This entire “Us vs them” framework was also contrived by the fanatics
decades ago. This mythological good vs evil drama was suggested by the
Australian antismoking activist, Chapman, at the 1983 [antismoking] World
Conference on Smoking & Health. It was in the presentation of his paper, a
manual on how to do propaganda, “The Lung Goodbye”:
“Such a list could be added to considerably, but most entries would be characterized by being somehow cast in a mythological good versus evil battle in an arena observed by mass numbers of people. The good (health/clean air/children) versus evil (cancer/uncaring, callous industry) dimension is the ineluctable bottom line in the whole issue and a rich reservoir for spawning a great deal of useful social drama, metaphor, and symbolic politics that is the stuff of ‘news value’ and which is almost always to the detriment of the industry.” p.11 (see Godber Blueprint)

Having cast themselves in the role of the “mythological good”, the zealots
are always right. Anyone who dares disagree with them is always wrong and part of some “evil” tobacco industry “conspiracy”. It’s all for manipulative, “theatrical” effect – although there are some in the antismoking movement that believe they are “god-like” - and has been quite successfully used for the last three decades on an essentially superficial/gullible political class, media, and public. The zealots and their financial partners must have regular belly laughs at how all too easy the brainwashing has been.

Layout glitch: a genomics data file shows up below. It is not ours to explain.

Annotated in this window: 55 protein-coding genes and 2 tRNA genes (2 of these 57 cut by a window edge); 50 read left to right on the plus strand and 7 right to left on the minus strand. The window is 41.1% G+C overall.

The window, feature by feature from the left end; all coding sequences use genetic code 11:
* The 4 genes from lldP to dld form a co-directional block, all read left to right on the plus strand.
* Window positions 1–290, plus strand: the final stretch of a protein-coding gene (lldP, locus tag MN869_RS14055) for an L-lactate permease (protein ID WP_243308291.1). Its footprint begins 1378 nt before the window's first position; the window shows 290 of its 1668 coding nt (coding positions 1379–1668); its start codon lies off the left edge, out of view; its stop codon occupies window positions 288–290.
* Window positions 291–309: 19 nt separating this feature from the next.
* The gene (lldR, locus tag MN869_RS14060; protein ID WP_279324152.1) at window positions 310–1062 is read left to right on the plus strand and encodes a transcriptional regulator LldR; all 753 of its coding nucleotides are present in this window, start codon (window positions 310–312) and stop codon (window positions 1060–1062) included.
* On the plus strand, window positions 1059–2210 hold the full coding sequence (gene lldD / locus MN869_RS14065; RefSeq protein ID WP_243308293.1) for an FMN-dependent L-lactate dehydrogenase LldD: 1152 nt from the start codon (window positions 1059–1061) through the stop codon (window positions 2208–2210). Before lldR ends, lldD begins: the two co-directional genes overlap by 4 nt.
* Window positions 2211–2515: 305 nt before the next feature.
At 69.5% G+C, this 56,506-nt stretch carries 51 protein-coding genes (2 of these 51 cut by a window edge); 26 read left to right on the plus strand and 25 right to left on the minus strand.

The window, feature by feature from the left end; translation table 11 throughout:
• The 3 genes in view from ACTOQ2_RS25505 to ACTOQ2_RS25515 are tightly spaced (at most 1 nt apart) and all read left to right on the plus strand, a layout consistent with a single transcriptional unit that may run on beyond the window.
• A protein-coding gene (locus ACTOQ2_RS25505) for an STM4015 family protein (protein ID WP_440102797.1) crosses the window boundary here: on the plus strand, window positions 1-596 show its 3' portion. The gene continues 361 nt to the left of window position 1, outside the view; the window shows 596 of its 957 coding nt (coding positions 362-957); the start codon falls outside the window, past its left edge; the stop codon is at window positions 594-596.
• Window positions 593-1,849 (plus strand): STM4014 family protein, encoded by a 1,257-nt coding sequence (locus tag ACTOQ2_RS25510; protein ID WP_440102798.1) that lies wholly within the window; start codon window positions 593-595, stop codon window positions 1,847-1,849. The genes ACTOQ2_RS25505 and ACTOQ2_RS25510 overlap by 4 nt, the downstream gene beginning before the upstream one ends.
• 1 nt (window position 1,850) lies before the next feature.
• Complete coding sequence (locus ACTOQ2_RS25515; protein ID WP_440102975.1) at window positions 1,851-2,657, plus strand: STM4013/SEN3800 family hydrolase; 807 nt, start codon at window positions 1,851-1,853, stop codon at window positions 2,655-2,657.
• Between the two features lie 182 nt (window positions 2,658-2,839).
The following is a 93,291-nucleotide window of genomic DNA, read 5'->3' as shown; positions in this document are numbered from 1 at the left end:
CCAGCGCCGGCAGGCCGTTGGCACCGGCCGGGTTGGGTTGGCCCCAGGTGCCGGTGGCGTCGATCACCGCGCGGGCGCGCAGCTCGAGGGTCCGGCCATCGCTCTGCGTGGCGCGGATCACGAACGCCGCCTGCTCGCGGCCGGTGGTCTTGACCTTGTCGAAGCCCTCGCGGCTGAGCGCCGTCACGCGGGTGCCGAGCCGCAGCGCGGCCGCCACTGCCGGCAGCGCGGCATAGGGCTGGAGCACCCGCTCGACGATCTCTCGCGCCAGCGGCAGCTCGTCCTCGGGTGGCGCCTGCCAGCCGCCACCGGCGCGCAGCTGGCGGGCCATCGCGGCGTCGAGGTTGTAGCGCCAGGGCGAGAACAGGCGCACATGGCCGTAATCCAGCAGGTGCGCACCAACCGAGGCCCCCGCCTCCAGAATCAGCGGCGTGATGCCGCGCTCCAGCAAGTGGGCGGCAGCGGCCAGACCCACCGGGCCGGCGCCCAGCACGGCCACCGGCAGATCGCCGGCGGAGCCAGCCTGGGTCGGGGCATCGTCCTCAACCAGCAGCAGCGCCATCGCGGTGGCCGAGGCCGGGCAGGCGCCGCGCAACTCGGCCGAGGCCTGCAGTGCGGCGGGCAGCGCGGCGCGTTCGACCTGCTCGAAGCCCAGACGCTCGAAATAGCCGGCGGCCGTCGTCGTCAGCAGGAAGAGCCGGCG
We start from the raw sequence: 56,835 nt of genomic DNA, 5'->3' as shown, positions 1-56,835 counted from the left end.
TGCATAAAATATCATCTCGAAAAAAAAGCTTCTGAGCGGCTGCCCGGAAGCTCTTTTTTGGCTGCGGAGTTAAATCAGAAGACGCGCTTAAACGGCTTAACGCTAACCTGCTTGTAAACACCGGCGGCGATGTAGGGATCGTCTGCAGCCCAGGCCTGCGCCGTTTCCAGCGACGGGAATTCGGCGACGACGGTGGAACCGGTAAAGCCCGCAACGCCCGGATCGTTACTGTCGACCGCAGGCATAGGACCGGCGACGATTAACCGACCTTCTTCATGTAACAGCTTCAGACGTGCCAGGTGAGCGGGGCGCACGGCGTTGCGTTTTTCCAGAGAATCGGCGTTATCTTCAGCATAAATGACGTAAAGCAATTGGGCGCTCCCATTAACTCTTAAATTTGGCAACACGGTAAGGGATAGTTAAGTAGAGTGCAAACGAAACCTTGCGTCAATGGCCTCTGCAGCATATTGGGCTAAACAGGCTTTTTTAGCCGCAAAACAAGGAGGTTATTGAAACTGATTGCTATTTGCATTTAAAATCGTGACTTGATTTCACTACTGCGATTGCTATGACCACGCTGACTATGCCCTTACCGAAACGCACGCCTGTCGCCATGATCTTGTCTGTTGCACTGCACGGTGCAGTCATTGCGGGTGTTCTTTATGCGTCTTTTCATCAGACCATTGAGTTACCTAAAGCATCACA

What the.... said...

Mike Daube's rule that "you can measure the effectiveness of your program by the response it provokes."

That’s another of the favorites of the rabid zealots: If our proposed measures are going to be ineffective, then why is the tobacco industry so opposed?

Well, there’s a variant for the rabid zealots. The more hysterical are the fanatics for a measure, the more they are up to no good, the more the “evidence” is contrived, and they’re promoting the logical fallacy of
“appeal to authority”.

Dirk Vleugels said...

Bertrand Russell said this about tobacco

Dirk Vleugels said...

See here

See here too

That was in 2011. It is impossible to enforce the law since every Balinese smokes.

nisakiman said...

And talking about complete lack of evidence, I came across this link on Twatter.

FDA finds insufficient evidence to justify menthol ban.

The FDA preliminary evaluation – reflecting data from numerous studies –
does not provide evidence of any significant differences between
menthol and regular cigarettes with respect to smoking initiation,
addiction to nicotine or cessation. There is no justification for an
evidence-based decision by the FDA to ban or otherwise restrict the
menthol content in cigarettes.

But the EU will ban it anyway. Because they want to remove all choice from those who enjoy tobacco, because they don't like it. And if they don't like it, then nobody can have it.